This would be Trump’s third Diwali celebrations at the White House, a tradition that began with his predecessor Barack Obama in 2009.
According to the White House, Trump will participate in the Diwali celebrations by lighting a ceremonial 'diya' (lamp) on Thursday.
No other details of the celebrations were immediately available.
Trump's first Diwali celebrations at the White House was in his Oval Office in 2017 in the presence of a select group of Indian-American community leaders and members of his administration.
Last year, Trump invited the then Indian Ambassador to the US, Navtej Singh Sarna, for the Diwali celebrations in the Roosevelt room.
Meanwhile, Diwali celebrations have already began in the US.
Texas Governor Greg Abbott celebrated Diwali on Saturday with the Indian-American community.
"We lit Diwali lamps on display in the Governor's Mansion. We discussed Prime Minister (Narendra) Modi's visit to Texas. We celebrated the victory of light over darkness," he said in a tweet.
Republican Congressman from Texas Pete Olson also tweeted, "Celebrating Diwali at the BAPS Shri Swaminarayan Mandir."
In 2017, after lighting the ceremonial 'diya', Trump hailed the Indian community's contribution in different fields.
"You have made extraordinary contributions to art, science, medicine, business and education. America is especially thankful for its many Indian-American citizens who serve bravely in our armed forces and as first responders in communities throughout our great land," he said.
Both in 2017 and 2018 Diwali celebrations, Trump referred to his friendship with Prime Minister Narendra Modi.
"The United States has deep ties to the nation of India and I am grateful for my friendship with Prime Minister Modi," he had said during 2018 Diwali celebrations.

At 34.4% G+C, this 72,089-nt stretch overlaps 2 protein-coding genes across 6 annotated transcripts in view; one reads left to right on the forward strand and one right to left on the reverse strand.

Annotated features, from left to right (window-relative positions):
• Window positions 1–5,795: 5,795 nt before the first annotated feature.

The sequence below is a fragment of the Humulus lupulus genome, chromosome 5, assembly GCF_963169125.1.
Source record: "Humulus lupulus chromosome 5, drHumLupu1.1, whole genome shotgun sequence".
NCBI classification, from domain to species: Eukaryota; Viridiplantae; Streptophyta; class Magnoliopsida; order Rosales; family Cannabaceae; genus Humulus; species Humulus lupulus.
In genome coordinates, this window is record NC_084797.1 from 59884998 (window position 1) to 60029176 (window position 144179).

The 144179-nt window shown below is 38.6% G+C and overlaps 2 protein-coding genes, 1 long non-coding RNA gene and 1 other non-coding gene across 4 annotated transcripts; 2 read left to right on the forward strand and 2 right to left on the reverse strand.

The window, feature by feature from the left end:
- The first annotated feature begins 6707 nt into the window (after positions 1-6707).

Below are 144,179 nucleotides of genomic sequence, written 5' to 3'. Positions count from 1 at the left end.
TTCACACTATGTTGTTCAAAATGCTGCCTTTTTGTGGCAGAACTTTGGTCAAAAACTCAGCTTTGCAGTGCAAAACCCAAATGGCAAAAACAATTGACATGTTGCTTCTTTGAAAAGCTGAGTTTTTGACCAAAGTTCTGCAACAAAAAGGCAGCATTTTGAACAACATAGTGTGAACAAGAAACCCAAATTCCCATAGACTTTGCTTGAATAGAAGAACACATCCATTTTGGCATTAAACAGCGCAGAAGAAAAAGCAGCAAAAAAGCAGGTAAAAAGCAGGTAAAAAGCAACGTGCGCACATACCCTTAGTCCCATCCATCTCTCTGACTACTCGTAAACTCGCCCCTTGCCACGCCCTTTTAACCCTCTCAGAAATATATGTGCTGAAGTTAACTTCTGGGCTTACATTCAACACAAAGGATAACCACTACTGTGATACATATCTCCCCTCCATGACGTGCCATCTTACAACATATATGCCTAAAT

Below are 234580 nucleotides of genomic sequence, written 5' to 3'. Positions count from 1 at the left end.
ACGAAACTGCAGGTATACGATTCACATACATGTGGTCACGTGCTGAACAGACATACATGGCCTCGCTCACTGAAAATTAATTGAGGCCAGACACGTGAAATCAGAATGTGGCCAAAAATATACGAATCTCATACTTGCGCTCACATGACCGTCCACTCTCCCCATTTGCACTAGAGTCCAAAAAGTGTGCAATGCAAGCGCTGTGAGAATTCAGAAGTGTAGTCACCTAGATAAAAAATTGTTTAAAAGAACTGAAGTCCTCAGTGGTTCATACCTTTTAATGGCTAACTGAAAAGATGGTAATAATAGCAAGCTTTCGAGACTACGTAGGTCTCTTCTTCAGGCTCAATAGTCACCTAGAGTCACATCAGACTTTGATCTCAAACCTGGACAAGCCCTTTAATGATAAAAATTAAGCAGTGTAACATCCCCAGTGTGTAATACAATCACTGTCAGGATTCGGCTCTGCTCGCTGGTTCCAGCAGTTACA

Meanwhile, a US-based non-profit social and cultural Hindu organisation celebrated Vijaya Dashami at 35 locations across America.
Over 7,000 youngsters, adults and children participated in these celebrations throughout the month of October, a media release issued by the organisation, Hindu Swayamsevak Sangha (HSS), said on Monday.
"We need more of the universal values. I hope and pray that all of us subscribe to the idea of 'Vasudhaiva Kutumbakam' (the world is one family) and that we must take care of the entire family all the time," Indian-American Congressman Raja Krishnamoorthi said in his address during a Vijaya Dashami function in Illinois.
The HSS celebrations include a "Sharirika Pradarshan" (a sports demonstration emphasising team spirit, synergy, cohesion and endurance).
In addition to yoga, Indian traditional games like kho-kho and kabaddi, followed by 'Ghosh sanchalan' (marching band) were also part of the celebrations.
"This year, Vijaya Dashami coincidentally falls between October 2 and November 12, the first marking the 150th birth anniversary of Mahatma Gandhi and the second the 550th birth anniversary of Guru Nanak Dev," HSS-US president Vinod Ambastha said.
"Both Guru Nanak and Gandhiji drew inspiration from the same timeless 'dharmika' truth that recognises the divinity of all humanity. Their teachings of compassion, equality and service resonate loudly and clearly today. HSS members should reflect on these teachings as they continue to care for the welfare of all," he said.
This story has been published from a wire agency feed without modifications to the text. Only the headline has been changed.